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29 Fruits That Start With H (#23 is otherworldly!)

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Naming some fruits that start with H shouldn’t be too difficult, right? If you think a little, you might remember honeydew melon or hazelnut (yes, hazelnut is a fruit!).

Or if you’ve ever read Mark Twain, the name Huckleberry may pop into your mind.

But after some research, I understood that I don’t know about 85% of culinary fruits that start with the letter H. How can I ever win any word games with such statistics?

So I’ve made this list of fruits to learn something new. Can you imagine that one of the fruits looks like an exploding planet and another like an alien fruit?

Fruits That Start With H | Hurry The Food Up

So let the fun begin and discover all these incredible fruits that start with H!

How many names sound familiar to you?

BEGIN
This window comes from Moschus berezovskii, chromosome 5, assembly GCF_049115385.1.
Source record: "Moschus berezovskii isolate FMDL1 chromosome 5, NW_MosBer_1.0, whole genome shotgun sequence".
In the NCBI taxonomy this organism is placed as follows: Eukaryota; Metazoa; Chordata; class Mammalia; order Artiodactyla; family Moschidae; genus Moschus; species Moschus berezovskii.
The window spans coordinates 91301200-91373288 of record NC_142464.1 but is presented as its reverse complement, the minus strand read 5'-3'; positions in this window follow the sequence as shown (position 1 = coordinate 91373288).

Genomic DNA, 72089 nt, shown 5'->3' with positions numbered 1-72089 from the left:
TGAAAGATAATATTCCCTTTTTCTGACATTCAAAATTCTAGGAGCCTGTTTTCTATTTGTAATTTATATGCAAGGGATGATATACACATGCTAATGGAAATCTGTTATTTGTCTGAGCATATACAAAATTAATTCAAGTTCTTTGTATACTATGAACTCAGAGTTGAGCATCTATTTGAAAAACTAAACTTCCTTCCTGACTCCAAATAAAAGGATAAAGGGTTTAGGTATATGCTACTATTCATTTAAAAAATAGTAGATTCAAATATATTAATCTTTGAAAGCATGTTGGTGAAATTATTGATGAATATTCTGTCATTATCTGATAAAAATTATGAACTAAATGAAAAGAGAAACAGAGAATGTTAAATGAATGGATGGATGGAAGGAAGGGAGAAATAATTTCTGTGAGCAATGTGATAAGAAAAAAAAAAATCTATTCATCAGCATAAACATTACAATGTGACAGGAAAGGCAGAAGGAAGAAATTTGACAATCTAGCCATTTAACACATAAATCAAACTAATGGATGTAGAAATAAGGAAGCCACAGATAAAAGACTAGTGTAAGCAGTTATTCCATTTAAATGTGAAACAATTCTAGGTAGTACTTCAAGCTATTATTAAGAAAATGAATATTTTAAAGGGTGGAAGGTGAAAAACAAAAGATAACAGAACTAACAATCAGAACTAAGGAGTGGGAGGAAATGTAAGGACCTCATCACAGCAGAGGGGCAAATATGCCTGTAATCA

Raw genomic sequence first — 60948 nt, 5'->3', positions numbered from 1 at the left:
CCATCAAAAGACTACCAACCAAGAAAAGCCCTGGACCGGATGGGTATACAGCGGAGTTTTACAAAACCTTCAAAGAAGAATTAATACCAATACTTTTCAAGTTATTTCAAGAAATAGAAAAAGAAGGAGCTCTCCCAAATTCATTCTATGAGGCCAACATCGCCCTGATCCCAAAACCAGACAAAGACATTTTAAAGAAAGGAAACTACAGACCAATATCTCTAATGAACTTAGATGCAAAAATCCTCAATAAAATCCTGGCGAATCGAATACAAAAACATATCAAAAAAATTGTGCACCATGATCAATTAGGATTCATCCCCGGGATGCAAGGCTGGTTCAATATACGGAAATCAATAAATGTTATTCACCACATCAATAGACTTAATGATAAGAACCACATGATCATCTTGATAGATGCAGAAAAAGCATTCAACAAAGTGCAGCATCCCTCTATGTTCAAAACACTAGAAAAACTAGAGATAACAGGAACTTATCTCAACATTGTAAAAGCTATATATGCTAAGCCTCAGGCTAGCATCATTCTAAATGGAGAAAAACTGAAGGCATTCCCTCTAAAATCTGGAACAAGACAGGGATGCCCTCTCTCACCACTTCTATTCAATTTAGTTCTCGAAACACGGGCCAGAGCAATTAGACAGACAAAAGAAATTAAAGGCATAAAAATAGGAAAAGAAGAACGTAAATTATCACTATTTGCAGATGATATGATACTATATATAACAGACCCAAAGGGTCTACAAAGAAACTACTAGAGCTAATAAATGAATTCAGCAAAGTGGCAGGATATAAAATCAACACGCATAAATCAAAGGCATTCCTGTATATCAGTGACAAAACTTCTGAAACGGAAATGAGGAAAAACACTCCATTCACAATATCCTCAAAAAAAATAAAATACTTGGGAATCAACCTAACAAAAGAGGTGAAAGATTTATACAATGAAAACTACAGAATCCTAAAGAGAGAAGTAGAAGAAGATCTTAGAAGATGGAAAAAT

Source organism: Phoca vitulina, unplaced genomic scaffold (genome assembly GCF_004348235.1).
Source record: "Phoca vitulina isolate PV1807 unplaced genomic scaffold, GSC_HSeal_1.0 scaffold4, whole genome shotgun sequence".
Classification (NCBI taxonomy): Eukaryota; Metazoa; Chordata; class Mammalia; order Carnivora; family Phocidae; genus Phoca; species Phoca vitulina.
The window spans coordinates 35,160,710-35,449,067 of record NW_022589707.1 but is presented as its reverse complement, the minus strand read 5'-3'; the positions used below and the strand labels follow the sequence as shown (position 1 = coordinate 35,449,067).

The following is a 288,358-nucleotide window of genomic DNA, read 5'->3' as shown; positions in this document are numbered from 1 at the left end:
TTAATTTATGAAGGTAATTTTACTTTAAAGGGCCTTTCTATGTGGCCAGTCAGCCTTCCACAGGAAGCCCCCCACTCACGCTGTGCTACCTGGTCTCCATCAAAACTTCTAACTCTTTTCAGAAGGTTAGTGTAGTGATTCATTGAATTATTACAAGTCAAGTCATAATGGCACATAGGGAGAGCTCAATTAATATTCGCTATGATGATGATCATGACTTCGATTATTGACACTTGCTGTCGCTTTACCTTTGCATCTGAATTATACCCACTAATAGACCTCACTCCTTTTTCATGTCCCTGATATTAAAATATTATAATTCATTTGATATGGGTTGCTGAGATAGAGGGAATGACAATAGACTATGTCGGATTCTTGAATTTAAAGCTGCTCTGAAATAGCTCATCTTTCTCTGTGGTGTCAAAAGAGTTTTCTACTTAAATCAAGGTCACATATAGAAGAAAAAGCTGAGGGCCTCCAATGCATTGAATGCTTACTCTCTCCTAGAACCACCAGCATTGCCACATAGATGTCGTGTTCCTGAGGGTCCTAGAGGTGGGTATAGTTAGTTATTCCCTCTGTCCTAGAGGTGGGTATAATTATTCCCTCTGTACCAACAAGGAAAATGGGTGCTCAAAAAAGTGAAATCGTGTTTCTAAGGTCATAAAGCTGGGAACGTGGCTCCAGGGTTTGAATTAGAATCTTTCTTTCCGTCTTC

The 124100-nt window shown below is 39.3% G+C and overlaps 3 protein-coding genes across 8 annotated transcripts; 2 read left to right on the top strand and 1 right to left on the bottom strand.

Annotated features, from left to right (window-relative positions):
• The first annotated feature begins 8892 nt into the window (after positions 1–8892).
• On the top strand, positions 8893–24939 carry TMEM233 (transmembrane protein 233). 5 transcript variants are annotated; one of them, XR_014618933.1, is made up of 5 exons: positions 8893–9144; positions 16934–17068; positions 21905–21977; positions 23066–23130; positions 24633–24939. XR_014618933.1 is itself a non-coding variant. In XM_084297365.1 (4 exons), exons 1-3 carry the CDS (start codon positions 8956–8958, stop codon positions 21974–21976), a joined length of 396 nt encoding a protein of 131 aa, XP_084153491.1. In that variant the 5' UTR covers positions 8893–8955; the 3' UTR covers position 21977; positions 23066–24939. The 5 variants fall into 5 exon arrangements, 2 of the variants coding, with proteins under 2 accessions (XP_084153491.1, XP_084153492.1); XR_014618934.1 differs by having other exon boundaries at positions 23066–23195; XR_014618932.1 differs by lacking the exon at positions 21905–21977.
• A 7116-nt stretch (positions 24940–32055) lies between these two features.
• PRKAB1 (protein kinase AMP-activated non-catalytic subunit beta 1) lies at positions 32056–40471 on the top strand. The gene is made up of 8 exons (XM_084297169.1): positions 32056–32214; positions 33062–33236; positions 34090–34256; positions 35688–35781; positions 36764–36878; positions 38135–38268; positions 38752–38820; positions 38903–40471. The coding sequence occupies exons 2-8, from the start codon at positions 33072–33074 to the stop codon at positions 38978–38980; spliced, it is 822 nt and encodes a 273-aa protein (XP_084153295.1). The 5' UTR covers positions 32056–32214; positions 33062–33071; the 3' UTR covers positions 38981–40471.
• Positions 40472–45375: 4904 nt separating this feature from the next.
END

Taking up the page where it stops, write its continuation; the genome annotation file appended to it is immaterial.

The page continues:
Hackberry, a large tree with pea-sized edible berries, is also known as common hackberry, sugarberry, nettletree, beaverwood, northern hackberry, and American hackberry. The berries are surprisingly high in calories and rich in protein, sugars and vitamins.

Hackberry fruit is one of the first known foods consumed by humans. Several species are native to North America.

The scientific name of the hackberry tree is Celtis occidentalis.

A bunch of hackberries | Hurry The Food Up

Hairless Rambutan

Hairless rambutan fruit tastes similar to the common rambutan but it doesn’t have any hair-like spikes. The fruits are mostly eaten fresh from the tree so you probably won’t find them in any local grocery stores.